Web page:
All Things Open recap: Day 2 keynotes

Why design and marketing matter and what to do about it

Check out our recap of keynotes from day 2 of All Things Open 2016.

Arrows moving a process forward
Image by : 
Opensource.com
x

Subscribe now

Get the highlights in your inbox every week.

I love when technical conferences remember to include talks by the non-technical, for the non-technical. I've worked on documentation for open source projects for longer than I can remember, and it's not always easy to find a great talk about how to contribute to open source in non-technical ways.

Rachel Nabors started off the second morning of All Things Open with a great talk about the need for designers in open source.

Design matters

Rachel explains that too many projects put off design because they're focused on functionality. Or maybe you think your product is so spiffy that you don't need to worry about design? Maybe you want to work with designers but don't have time to train them? Whatever the case is, design needs to be brought into the entire process and not be an afterthought.

If you want someone to use something, you have to give them a clear reason to do so—this is known as the value proposition. Using the Sass site as an example, Rachel showed us how using technical language on the front page turned potential users off. Now, the new site reads "CSS with superpowers," and makes it perfectly clear to the intended audience why they would want to use Sass—who wouldn't want superpowers?

When Sass started competing on design as well as technical prowess, it started getting a bigger audience. It opened up its market to a whole new set of users. And they didn't just become users, but contributors too! The developers welcomed designers and took time to teach them, and they ended up with a better product because of it.

Where do you find and designers and how do you keep them? Don't wait for them to fall in your lap! Seek them out. Go to AIGA. Go to local meetups with designers. Designers don't get paid as much as programmers, so acknowledge that and incentivize them. Most importantly, trust designers as you would fellow developers. Respect their work and don't ask them to show statistics that blue is the right color for a link. If you do not have trust, you do not have a team.

Design needs to be one of a program's many features—we shouldn't lower it to being just one of a project's bug tickets.

Marketing matters

"Marketing is not all fluff, engineering is not all math." - Jackie Yeaney
Next up, Jackie Yeaney reminded us that it's not all about technical skills. She began with this statement: "Marketing is not all fluff, engineering is not all math." Like design, this is an area that we often overlook and just assume we'll be one of the few lucky projects out there to get famous.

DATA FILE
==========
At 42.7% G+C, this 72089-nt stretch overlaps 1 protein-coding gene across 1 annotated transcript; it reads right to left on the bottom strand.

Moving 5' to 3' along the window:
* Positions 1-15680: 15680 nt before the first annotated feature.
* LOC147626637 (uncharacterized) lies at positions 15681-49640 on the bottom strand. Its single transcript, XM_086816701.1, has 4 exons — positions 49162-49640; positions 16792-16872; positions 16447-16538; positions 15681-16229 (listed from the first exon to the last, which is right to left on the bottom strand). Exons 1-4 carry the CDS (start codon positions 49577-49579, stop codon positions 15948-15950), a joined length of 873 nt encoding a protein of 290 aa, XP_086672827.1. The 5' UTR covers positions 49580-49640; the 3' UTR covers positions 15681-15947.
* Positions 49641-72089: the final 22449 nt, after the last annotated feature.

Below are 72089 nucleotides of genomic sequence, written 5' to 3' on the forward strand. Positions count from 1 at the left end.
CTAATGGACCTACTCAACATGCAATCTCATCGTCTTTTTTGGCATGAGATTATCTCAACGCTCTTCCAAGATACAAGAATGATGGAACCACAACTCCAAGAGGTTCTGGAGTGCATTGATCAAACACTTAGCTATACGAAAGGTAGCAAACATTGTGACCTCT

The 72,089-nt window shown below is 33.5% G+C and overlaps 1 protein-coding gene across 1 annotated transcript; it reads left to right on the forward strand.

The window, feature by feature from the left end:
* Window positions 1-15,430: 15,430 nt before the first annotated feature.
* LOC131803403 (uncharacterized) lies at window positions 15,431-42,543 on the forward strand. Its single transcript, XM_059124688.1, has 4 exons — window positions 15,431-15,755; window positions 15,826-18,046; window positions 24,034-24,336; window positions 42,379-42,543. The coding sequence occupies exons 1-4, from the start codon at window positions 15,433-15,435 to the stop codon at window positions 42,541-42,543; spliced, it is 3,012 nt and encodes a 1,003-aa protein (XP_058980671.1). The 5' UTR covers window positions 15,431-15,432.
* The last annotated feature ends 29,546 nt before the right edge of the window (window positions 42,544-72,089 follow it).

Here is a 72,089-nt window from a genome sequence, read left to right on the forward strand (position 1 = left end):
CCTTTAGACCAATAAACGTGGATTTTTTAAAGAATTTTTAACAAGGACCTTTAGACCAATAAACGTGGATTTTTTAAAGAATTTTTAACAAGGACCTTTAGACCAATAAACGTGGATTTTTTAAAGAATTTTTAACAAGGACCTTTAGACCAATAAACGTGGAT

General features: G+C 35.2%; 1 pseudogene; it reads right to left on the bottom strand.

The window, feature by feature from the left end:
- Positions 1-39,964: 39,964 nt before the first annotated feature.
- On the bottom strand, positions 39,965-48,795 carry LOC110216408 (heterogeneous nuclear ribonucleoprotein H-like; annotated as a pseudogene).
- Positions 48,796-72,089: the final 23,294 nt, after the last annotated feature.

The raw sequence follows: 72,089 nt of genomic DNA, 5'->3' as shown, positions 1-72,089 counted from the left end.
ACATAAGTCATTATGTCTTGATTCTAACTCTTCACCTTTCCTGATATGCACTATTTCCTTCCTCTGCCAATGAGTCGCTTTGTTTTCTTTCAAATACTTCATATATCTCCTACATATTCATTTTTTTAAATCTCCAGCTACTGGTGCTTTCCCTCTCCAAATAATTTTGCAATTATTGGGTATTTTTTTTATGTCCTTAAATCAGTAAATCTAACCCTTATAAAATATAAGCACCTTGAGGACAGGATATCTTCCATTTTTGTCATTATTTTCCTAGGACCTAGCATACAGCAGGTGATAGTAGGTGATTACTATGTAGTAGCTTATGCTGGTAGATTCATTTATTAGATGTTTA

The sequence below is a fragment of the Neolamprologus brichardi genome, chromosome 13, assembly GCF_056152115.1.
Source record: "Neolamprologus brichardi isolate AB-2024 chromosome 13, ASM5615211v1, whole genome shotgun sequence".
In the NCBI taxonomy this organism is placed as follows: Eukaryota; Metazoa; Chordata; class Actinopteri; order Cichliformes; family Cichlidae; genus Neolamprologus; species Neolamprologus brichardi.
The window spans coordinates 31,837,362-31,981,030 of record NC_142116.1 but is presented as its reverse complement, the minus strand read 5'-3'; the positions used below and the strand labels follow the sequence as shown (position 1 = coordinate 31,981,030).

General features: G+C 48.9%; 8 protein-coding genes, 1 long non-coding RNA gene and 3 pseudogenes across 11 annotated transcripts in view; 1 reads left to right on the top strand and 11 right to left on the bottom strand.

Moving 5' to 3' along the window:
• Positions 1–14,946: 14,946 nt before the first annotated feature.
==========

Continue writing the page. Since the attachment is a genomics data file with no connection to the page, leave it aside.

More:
Jackie pointed us to a study by University of Washington, Microsoft, Google, and the NSF entitled "What Makes a Great Engineer?" that listed the top traits for engineers:

  • Hardworking
  • Passionate
  • Open minded
  • Quick learners
  • Data driven
  • Cultivating a craft
  • Risk taking
  • Perseverance
  • Curious
  • Executing
  • Problem solving
  • Prideful
  • Handles complexity

When you compare this list to the ones pointed out by Forbes in "4 traits of successful marketing leaders" and Social Media Today's "Top 10 qualities of great marketing managers," you find a lot of overlap. Both engineers and marketers are:

  • Passionate
  • Open minded
  • Risk taking
  • Hardworking
  • Curious
  • Executing
  • Problem solving
  • Handles complexity

So let's take the open principles we use in engineering and apply them to marketing. Open marketing will transform how marketing operates by using the power of internal and external communities to gather more meaningful results. This model will empower us to stand for something bigger than just software.

How do we get started? Learn more about your marketing teams. Talk to a marketer over lunch or coffee. Get social online. Follow marketing leaders at your organization and in your industry and engage with them. Learn more about your marketers and share your experiences with them.

A few books to understand the world from a marketer's perspective:

About the author

Nicole C. Baratta - Nicole C. Baratta (Engard) is a Content Strategist at Red Hat. She received her MLIS from Drexel University and her BA from Juniata College. Nicole volunteers as the Director of ChickTech Austin. Nicole is known for many different publications including her books “Library Mashups", "More Library Mashups", and "Practical Open Source Software for Libraries". Nicole can be reached at ncbaratta@gmail.com.